- MPAA Rating:
- 109 mins
- Nick Robinson, Katherine Langford, Jennifer Garner, Josh Duhamel
- Greg Berlanti
- Marty Bowen, Wyck Godfrey, Isaac Klausner, Pouya Shahbazian
Content at a Glance
lots of kissing between high school students, including same-sex kissing; references to sexual endeavors and characters’ sexualities
one “f***”; “s***”; derogatory words for male and female genitals; some uses of “hell,” “a**,” “gd” and “god”
one party scene where minors drink moderately-to-heavily
few bare chests; somewhat revealing costumes at a party
Simon Spier keeps a huge secret from his family, his friends, and all of his classmates: he’s gay. When that secret is threatened, Simon must face everyone and come to terms with his identity.
Love, Simon plays (and lovingly so) like a classic John Hughes movie, from the charming lead, their quirky friends, the adults around them who just don’t understand, and an excellent soundtrack as a backbone. These traits follow a certain formula that we know and expect, and the film nods to them and affirms them. It takes on the same genetic makeup, but with one twist:
Our hero, Simon, is gay.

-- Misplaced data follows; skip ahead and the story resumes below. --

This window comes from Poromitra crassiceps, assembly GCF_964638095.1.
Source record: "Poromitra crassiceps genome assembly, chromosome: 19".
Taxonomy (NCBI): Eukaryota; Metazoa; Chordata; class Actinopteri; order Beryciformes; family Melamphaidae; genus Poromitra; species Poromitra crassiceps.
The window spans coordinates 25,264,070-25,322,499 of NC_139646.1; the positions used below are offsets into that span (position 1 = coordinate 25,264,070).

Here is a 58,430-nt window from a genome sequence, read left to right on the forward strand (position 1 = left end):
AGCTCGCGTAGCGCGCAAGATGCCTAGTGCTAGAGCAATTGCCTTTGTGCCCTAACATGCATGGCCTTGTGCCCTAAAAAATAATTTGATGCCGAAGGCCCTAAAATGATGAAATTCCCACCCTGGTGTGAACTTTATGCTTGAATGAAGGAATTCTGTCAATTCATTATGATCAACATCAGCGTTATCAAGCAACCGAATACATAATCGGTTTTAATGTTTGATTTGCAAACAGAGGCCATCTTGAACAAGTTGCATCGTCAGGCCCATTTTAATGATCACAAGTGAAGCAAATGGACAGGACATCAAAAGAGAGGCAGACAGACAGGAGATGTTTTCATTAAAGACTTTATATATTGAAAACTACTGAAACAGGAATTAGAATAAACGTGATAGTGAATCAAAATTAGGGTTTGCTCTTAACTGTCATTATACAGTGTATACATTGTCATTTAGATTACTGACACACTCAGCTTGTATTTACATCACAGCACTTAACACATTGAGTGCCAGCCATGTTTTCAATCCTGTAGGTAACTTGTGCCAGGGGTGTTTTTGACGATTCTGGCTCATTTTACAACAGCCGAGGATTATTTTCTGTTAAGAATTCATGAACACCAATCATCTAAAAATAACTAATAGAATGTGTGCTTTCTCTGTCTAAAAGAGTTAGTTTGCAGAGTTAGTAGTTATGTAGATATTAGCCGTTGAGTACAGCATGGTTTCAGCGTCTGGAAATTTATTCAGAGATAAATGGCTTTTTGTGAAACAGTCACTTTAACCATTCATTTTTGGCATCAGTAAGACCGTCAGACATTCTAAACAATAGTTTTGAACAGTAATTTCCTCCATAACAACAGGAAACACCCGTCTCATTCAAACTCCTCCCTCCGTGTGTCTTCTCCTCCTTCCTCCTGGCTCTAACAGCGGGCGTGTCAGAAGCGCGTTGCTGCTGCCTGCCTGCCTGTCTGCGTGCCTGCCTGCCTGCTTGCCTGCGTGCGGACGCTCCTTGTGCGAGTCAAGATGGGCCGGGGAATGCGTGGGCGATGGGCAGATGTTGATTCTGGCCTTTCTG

Nick Robinson plays Simon as a modernized Ferris Bueller, charming and flamboyant in his own way. He knows that he has the love of his best friends and close family at his side. Yet, understandingly, the film treats coming out as a deeply intimate subject. Simon has more to worry about than just his coming out. He is driven by blackmail that affects his friends in equal measures.
With this in mind, Love, Simon plays very comedically Shakespearean, perhaps more than the aforementioned John Hughes film. There are stakes that risk—not just Simon’s coming out, but the romantic aspirations of his friends and classmates at school. In this way, the humor and drama of the film find a unique narrative balance.
What many Dove viewers might be most interested in learning about is the film’s subject matter, about being gay, coming out, and how to address it. Doubtlessly the film will prove touchy among families who don’t want to engage in this discussion at all. But the film has an important message woven through the self-love and the you-be-you sentiment. Simon’s parents love him completely and beautifully, and he loves them! That’s the most important commandment we’re given.
The film’s first two acts work so delicately to make us, in fact, love Simon as a character that the fact that he is gay shies from center stage. From a filmmaking standpoint, there is wisdom (or a hidden agenda) to this, in that we are distracted from a “gay-or-straight” story to a story about someone to root for. Even then, rooting is half the battle, and what becomes most important is learning how to love and show genuine kindness to others who are different from us.
The sexual themes, use of language and the sequence of an underage party keep the film from earning Dove approval, but Love, Simon certainly expresses love, kindness and acceptance which we all strive to honor. So amidst the worldview and sexuality issues, we suggest gathering some support to have discussions with your family.
Focus on the Family is a good place to start